W3C home > Mailing lists > Public > http-caching-historical@w3.org > February 1996

Updated issues lists

From: Jeffrey Mogul <mogul@pa.dec.com>
Date: Wed, 21 Feb 96 16:28:37 PST
Message-Id: <9602220028.AA16277@acetes.pa.dec.com>
To: http-caching@pa.dec.com
Cc: masinster@parc.xerox.com
Based on Koen's comments on my message yesterday, I've made a few
updates to the list of Agreed and Not Agreed issues for HTTP caching.
This is the final update that I'll be able to issue before the
IETF meeting.



Expires: and Cache-control: max-age=NNN
	(1) Origin servers may send either or both of
		Cache-control: max-age=N
	on responses
	(2) If both are sent, an HTTP/1.1 implementation SHOULD
	obey the Cache-control: max-age=N directive, and so SHOULD ignore
	the Expires field value.
	(2b) but HTTP/1.0 implementations will ignore it, so servers
	SHOULD NOT depend on a cache obeying that directive.

	The behavior of max-age in a response should be equivalent to
	what would occur if this response had an Expires: field
	specifying the same number of seconds since its Date: field,
	but max-age overrides an explicit Expires: value.
Expiration semantics
	A cache may keep an entry past its expiration time, but
	MUST NOT provide this value as a response unless it has
	been revalidated with the origin server.
	A user or cache administrator may override that "MUST NOT"
	with an explicit request, and if the resulting known-stale
	response is explicitly flagged to the user as being stale.

Age calculations:
	There will be an Age: header.

	In order to know if a cached entry is fresh, a cache needs to
	know if its age exceeds its freshness lifetime.  The latter can be
	reliably calculated as Expires: - Date:, or from Cache-control:
	max-age=NNN (which takes priority).
	An entry's age can be calculated in two independent ways:
		now - Date:
	if the clocks are reasonably well synchronized
		Sum of "time resident in cache" for all caches involved,
			using the Age: header
	if all of the caches support Age:
	Given that we have two independent ways to compute the age,
	we can combine these as
		age = max(now - Date:, Age:)
	and as long as we have either synchronized clocks or all-HTTP/1.1
	paths, one gets a reliable (conservative) result.  The purpose
	of the Age: header is to pass this value along to the next
	recipient cache.
	Note that this correction can be applied at each HTTP/1.1 cache
	along the path, so that if there is an HTTP/1.0 cache in the path,
	the correct age is computed as long as the receiving cache's clock
	is in sync.  We don't need end-to-end clock synchronization
	(although it is good to have), and there is no explicit clock
	synchronization step.
"Cache-control: private" vs. "Cache-control: no-cache"
	(1) "Cache-control: private" remains as in Roy's draft, but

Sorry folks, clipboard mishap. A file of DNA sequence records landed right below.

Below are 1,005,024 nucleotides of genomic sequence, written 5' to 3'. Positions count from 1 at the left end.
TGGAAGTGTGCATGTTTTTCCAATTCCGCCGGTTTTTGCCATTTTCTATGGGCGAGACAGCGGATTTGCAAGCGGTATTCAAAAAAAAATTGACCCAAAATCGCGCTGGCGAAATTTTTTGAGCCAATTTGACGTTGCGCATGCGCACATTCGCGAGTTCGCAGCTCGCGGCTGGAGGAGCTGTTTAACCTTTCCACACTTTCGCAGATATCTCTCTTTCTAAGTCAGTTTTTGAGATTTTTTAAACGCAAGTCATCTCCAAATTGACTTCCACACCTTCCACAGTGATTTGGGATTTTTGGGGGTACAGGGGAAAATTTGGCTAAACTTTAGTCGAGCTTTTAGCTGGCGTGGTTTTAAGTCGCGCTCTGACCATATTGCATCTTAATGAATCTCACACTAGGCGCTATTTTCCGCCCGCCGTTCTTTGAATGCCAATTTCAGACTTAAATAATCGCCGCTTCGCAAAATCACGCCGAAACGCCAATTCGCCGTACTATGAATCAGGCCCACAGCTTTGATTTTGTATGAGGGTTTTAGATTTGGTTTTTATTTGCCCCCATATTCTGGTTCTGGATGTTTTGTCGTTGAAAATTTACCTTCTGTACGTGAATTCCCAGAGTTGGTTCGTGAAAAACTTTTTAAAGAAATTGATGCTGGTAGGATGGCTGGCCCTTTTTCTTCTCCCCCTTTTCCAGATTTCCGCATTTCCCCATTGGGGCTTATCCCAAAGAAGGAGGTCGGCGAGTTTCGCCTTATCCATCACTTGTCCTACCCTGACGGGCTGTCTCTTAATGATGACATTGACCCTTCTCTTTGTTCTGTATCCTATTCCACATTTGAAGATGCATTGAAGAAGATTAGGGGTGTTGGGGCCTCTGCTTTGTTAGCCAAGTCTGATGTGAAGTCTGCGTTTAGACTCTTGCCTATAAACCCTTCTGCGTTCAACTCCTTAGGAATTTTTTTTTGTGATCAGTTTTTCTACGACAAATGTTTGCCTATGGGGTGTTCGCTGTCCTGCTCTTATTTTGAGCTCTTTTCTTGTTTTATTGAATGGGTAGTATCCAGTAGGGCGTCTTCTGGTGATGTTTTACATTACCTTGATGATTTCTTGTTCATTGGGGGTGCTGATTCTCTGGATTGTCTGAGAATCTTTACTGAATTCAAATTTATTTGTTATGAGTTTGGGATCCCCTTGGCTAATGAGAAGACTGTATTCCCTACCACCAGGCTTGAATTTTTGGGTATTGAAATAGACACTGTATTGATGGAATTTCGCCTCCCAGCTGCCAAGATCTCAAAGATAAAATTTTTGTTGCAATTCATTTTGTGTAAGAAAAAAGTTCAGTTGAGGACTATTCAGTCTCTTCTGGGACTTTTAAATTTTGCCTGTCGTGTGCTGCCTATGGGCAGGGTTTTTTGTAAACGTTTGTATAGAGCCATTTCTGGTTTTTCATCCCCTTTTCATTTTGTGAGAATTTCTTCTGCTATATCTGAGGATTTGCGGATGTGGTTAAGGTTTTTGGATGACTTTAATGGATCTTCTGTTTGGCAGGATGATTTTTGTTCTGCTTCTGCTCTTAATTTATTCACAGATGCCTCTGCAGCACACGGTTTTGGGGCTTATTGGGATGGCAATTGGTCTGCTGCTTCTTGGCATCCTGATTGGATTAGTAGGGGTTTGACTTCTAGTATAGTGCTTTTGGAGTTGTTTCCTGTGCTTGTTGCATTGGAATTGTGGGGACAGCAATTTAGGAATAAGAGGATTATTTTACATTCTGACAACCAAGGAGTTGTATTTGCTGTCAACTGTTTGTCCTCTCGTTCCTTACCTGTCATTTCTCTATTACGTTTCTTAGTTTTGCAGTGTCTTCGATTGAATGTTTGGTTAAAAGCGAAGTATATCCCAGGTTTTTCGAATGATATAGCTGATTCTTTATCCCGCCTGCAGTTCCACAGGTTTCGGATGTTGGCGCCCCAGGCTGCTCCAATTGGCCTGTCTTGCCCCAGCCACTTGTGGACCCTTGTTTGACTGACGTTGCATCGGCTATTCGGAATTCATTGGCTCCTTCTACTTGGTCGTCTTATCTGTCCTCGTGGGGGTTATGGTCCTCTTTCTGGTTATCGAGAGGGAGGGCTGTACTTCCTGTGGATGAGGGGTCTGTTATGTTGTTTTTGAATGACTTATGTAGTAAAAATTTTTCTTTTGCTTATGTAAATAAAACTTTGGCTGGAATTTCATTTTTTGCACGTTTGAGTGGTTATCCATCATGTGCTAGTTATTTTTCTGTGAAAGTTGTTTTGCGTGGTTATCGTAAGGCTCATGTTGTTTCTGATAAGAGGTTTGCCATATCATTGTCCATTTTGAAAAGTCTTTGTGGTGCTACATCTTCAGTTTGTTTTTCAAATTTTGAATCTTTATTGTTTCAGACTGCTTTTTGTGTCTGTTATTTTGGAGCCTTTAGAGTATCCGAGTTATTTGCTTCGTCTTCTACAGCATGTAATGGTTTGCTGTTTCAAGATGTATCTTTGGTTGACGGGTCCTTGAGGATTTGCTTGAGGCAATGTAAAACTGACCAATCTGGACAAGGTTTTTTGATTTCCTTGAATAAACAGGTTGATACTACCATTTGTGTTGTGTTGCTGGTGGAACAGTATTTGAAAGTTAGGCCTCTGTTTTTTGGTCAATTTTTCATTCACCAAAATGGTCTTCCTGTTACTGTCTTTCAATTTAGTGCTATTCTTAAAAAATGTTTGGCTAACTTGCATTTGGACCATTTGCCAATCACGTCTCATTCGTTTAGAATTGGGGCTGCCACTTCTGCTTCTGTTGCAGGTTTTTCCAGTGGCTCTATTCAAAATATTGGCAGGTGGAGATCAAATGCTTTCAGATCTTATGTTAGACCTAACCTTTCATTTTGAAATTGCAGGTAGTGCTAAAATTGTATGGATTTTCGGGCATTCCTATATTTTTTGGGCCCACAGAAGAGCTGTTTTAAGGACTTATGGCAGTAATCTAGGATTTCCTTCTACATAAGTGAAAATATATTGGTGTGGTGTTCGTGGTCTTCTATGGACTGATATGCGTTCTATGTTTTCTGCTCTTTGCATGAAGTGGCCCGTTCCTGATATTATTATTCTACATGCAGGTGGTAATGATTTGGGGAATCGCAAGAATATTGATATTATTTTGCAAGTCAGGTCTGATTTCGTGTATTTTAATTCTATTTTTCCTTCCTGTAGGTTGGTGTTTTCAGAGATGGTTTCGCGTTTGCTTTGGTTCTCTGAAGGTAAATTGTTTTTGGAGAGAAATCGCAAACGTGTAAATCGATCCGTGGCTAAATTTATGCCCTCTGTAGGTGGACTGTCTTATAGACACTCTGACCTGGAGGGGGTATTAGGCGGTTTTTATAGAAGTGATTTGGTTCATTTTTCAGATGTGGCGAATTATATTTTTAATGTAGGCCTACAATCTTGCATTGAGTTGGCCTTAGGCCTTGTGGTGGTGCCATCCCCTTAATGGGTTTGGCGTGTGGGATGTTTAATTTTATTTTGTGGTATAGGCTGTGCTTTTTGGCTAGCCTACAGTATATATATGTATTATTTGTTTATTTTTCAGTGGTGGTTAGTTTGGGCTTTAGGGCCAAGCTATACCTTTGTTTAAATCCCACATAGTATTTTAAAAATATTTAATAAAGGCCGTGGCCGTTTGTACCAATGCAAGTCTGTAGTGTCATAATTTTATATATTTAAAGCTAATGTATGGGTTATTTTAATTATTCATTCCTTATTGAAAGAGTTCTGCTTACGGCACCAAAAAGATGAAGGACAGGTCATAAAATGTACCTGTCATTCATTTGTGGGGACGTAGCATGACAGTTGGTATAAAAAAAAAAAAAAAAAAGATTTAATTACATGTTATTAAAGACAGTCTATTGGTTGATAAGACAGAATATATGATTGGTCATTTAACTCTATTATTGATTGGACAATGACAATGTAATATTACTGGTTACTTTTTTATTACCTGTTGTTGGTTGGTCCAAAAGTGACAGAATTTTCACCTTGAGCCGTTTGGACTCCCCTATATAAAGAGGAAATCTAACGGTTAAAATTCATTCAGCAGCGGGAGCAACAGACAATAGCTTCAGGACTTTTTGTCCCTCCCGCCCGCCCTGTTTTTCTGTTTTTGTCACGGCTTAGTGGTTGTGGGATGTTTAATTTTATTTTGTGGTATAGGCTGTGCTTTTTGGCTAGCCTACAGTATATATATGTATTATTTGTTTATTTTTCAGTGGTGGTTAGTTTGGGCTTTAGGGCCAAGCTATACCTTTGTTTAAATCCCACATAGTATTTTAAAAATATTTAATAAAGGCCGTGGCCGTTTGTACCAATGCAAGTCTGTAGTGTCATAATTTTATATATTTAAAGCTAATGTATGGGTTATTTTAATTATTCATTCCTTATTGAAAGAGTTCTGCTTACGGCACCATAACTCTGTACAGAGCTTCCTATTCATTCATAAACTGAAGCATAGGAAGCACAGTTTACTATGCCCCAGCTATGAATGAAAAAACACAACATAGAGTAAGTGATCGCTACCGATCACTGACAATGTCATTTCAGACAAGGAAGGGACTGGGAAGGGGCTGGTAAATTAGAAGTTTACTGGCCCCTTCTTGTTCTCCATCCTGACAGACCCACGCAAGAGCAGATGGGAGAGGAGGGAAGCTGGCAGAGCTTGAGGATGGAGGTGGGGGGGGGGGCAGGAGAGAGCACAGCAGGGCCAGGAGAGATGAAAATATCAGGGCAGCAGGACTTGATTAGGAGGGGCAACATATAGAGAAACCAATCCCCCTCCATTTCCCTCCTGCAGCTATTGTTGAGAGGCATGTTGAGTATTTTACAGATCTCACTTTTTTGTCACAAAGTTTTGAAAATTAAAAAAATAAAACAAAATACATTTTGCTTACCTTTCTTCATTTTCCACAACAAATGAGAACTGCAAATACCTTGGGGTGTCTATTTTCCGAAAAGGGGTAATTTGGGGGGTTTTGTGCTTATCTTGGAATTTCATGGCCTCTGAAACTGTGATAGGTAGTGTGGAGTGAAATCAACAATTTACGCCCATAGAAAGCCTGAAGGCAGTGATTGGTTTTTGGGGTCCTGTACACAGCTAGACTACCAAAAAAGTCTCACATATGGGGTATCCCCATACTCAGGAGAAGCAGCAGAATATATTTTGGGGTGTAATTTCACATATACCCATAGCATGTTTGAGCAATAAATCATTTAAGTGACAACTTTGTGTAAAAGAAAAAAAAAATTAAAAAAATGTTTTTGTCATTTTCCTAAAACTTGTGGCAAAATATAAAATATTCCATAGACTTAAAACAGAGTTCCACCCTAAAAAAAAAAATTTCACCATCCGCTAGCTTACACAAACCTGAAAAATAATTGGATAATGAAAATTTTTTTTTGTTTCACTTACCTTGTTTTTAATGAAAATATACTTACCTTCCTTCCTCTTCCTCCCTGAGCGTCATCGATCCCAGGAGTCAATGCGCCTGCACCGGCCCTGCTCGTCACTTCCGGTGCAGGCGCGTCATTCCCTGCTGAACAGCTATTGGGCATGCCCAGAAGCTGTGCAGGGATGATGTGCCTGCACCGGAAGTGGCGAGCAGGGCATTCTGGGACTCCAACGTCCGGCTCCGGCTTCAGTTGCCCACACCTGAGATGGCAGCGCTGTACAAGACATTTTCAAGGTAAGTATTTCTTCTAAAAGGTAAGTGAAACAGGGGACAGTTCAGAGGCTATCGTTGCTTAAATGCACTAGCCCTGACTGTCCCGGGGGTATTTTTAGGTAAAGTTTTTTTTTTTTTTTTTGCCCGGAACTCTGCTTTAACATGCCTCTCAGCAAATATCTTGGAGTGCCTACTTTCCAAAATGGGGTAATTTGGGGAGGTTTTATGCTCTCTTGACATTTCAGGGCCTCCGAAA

with a mention of extensibility explicitly included.
	Single-user-agent caches are effectively allowed to ignore this

	(2) "Cache-control: no-cache" is defined to mean exactly the
	same thing as "Cache-control: private", but with no exception
	for user-agent caches.

	(3) We add "Cache-control: no-store", which applies to the
	entire message and may be sent either in a response or in a
	request.  If sent in a request, it means "do not store any part
	of either this request or any response to it."  If sent in a
	response, it means "do not store any part of either this
	response or the request that elicited it." This applies to both
	single-user and shared caches.  Caches should obey it but we
	explicitly caution against depending on it as a privacy
	mechanism.  Users may explicitly store such responses outside
	of the caching system (e.g., with a "Save as" dialog.
	History buffers may store such responses as part of their
	normal operation.

Cache-control: stale-max=NNN, fresh-min=NNN
	or something similar
	Necessary for user-centric control over freshness parameters.

Cache-control: public
	Overrides restrictions on caching responses to requests
	with Authorization: headers

	We will add a "Warning:" header to the HTTP/1.1 protocol,
	allowing a server (origin or cache) to provide machine-readable
	and human-readable information to supplement the HTTP status

	Ari Luotonen will submit a revised proposal, describing
	the interactions between Range: and validation headers
	(If-Valid, If-Invalid, If-Modified-Since).

Location: and spoofing
	We agree that the spec should prevent this

Hit metering:
	We will include a simple and optional hit-counting mechanism.

History buffers:
	The spec will make a clear distinction between these and caches

	Some sort of Vary: response header will be included.

"Not Agreed"

(1) Transparency vs. performance: basic philosophy

(2) Shall Opaque validators (If-invalid/If-valid) and If-modified-since:
be the only cache-validation conditions?

(3) Use of Content-ID for validation and variant identification: yes or no

(4) Vary: proposal

(5) Variant-IDs: yes or no

(6) Do we need HTTP protocol elements to control history buffers?

(7) When neither the Expires: header nor Cache-control: max-age is sent,
should the rules determining what assumptions a cache can make about
the expiration date depend on whether the origin server is HTTP/1.0 or

(8) Volume validation: yes or no

(9) Caching and POSTs

(10) Caching and PUTs

(11) Can we do anything to help support bypassing?

(12) names for certain Cache-control directives.  Particularly,
should we be using the same name on both requests and responses?
Received on Thursday, 22 February 1996 00:47:07 UTC

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